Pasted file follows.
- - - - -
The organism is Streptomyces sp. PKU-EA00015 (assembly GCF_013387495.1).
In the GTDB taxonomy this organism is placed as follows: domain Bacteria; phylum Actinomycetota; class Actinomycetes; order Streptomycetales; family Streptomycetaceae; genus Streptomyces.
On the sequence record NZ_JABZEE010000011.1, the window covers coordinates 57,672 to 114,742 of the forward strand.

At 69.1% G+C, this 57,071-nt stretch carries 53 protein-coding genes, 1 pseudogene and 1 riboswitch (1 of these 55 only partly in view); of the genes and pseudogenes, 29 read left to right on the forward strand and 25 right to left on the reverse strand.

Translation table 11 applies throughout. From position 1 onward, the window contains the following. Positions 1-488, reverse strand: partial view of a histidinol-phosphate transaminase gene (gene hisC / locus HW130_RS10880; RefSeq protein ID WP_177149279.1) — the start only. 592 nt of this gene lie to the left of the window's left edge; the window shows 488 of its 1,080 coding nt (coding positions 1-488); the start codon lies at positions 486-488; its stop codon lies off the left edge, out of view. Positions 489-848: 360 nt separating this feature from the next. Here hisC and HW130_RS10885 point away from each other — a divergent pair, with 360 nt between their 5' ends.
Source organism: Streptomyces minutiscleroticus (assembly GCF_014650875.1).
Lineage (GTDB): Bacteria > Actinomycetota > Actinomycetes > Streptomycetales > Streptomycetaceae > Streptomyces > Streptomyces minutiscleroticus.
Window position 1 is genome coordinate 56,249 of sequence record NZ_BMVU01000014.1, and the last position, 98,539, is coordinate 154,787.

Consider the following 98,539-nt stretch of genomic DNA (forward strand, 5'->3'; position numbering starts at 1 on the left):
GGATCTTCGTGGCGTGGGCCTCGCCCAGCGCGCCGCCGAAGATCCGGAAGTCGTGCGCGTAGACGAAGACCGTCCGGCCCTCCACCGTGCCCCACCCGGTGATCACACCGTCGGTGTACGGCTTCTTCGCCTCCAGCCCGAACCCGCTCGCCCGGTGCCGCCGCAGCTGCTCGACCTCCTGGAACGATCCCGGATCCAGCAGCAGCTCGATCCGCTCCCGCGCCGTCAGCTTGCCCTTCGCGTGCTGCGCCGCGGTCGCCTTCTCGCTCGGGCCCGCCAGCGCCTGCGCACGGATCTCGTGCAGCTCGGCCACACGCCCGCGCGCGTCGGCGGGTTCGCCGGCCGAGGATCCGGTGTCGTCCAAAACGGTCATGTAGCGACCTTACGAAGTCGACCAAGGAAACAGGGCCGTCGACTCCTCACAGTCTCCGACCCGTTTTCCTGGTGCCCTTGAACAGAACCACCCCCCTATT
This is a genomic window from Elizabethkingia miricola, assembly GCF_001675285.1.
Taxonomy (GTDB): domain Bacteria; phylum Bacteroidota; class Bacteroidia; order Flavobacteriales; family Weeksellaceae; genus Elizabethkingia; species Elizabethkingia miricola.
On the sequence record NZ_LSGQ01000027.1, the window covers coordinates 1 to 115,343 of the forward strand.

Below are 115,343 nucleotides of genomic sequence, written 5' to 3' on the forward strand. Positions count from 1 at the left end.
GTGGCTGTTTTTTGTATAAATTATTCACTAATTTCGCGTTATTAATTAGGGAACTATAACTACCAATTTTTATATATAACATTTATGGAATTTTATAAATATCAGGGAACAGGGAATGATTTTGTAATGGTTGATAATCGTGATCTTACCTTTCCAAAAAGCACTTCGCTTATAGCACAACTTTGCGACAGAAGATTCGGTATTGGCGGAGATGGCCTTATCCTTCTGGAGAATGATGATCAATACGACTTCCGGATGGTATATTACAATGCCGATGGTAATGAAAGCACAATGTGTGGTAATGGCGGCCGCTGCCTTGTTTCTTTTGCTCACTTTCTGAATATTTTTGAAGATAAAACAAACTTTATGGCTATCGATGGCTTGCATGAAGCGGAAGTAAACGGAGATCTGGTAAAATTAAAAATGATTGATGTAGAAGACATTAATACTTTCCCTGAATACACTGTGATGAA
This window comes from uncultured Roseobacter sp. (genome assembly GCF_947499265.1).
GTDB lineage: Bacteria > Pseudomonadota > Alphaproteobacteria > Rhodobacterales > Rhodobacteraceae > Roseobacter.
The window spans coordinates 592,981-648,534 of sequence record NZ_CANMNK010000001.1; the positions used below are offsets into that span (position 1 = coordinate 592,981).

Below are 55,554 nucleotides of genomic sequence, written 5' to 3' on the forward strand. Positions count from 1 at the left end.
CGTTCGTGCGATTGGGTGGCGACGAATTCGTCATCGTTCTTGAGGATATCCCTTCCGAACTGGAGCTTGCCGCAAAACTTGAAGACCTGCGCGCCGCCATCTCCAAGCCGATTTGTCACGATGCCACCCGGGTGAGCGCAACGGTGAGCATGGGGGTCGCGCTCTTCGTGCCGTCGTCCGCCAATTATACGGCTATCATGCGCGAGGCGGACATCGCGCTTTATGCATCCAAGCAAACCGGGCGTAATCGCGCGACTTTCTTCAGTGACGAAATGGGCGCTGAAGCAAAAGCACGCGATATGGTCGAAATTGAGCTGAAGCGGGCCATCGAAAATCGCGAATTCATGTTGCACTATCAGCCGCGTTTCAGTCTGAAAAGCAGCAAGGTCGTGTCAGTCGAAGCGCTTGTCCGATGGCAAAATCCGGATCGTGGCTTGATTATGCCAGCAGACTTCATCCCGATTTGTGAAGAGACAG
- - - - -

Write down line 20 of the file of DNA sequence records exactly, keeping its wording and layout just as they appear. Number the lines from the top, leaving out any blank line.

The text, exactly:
CGTTCGTGCGATTGGGTGGCGACGAATTCGTCATCGTTCTTGAGGATATCCCTTCCGAACTGGAGCTTGCCGCAAAACTTGAAGACCTGCGCGCCGCCATCTCCAAGCCGATTTGTCACGATGCCACCCGGGTGAGCGCAACGGTGAGCATGGGGGTCGCGCTCTTCGTGCCGTCGTCCGCCAATTATACGGCTATCATGCGCGAGGCGGACATCGCGCTTTATGCATCCAAGCAAACCGGGCGTAATCGCGCGACTTTCTTCAGTGACGAAATGGGCGCTGAAGCAAAAGCACGCGATATGGTCGAAATTGAGCTGAAGCGGGCCATCGAAAATCGCGAATTCATGTTGCACTATCAGCCGCGTTTCAGTCTGAAAAGCAGCAAGGTCGTGTCAGTCGAAGCGCTTGTCCGATGGCAAAATCCGGATCGTGGCTTGATTATGCCAGCAGACTTCATCCCGATTTGTGAAGAGACAG